Sanitas per aquam / Salus per aquas / Solus per aqua / Sana per agua / Solus par aqua...
Some folk etymologies are more common than others, but I have yet to see one half as fervently marketed as this one.
The word is not an acronym but an eponym, that is a name turned into a word. The name is Spa, site of the famous hot springs near Liège, Belgium. It has been used as a health resort since the middle ages and in particular during the 18th and 19th centuries. (The main attraction was often not the water but the opportunity to party with the rich and famous.) It got additional fame during World War I when the German HQ was located there.
Today Spa is possibly most well known (in Belgium at least) as a brand of mineral water, and (worldwide) for it's Formula One racing track, Circuit de Spa-Francorchamps. A particularly exciting part is called Eau Rouge Corner, "red water", which isn't a case of bad humour but an apt name for a stream that got it's name for it's iron-rich water.
The municipality of Spa (Spau, Spaw) is mentioned in English sources since 1565, and in the early 17th century the word was generalized to a common substantive meaning "health spring".
Arne Olofsson, professor in English
Repeat: It is definitively not an abbreviation for Sanitas Per Aquam, "health through water", or some other more or less grammatical and/or misspelt variation (one source suggested it was Greek). Neither is the name of the place an abbreviation. It is sometimes stated that the Romans wrote S P A on the walls of their baths, but there seems to be no records of such graffiti, nor anything resembling the term in their vocabulary. The Romans certainly indulged into bathing - the British Bath being a well-known example - but not in Spa.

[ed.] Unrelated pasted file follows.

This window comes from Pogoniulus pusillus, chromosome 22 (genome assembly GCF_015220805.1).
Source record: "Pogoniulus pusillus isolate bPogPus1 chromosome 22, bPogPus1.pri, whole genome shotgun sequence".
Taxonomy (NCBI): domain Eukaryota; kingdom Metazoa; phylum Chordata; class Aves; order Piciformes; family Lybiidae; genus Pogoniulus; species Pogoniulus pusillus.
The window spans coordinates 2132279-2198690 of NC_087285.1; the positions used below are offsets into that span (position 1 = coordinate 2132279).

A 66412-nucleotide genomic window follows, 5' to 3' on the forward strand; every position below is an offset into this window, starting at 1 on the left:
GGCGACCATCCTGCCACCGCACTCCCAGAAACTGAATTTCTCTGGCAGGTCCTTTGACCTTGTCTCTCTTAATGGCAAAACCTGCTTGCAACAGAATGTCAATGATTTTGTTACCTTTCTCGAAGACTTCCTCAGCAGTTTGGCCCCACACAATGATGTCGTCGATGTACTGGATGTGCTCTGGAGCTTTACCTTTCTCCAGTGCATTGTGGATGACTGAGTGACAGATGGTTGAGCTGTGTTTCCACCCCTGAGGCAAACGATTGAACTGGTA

The expressions salus/sanitas per aquam/aquas are grammatically and lexically acceptable for the sense "health through water" (salus and sanitas being synonymous and in nominative singular, aquam and aquas being direct objects in singular and plural, respectively).
The following list of "spacronyms" I've found - there are plenty more - begins with the acknowledged four. The others may be more or less correct, but none of them has anything to do with the etymology of spa. The sources are given as found.
Many sources claims the name Spa comes from Latin spargere, "pour" or "spill", which supposedly was a description of the hot springs. This etymology doesn't hold:
The verb spargere, which means "spread" rather than "pour", has no such form and an abbreviation to spa of any existing form would have been incomprehensible.
The place name is from Walloon espa "spring, fountain."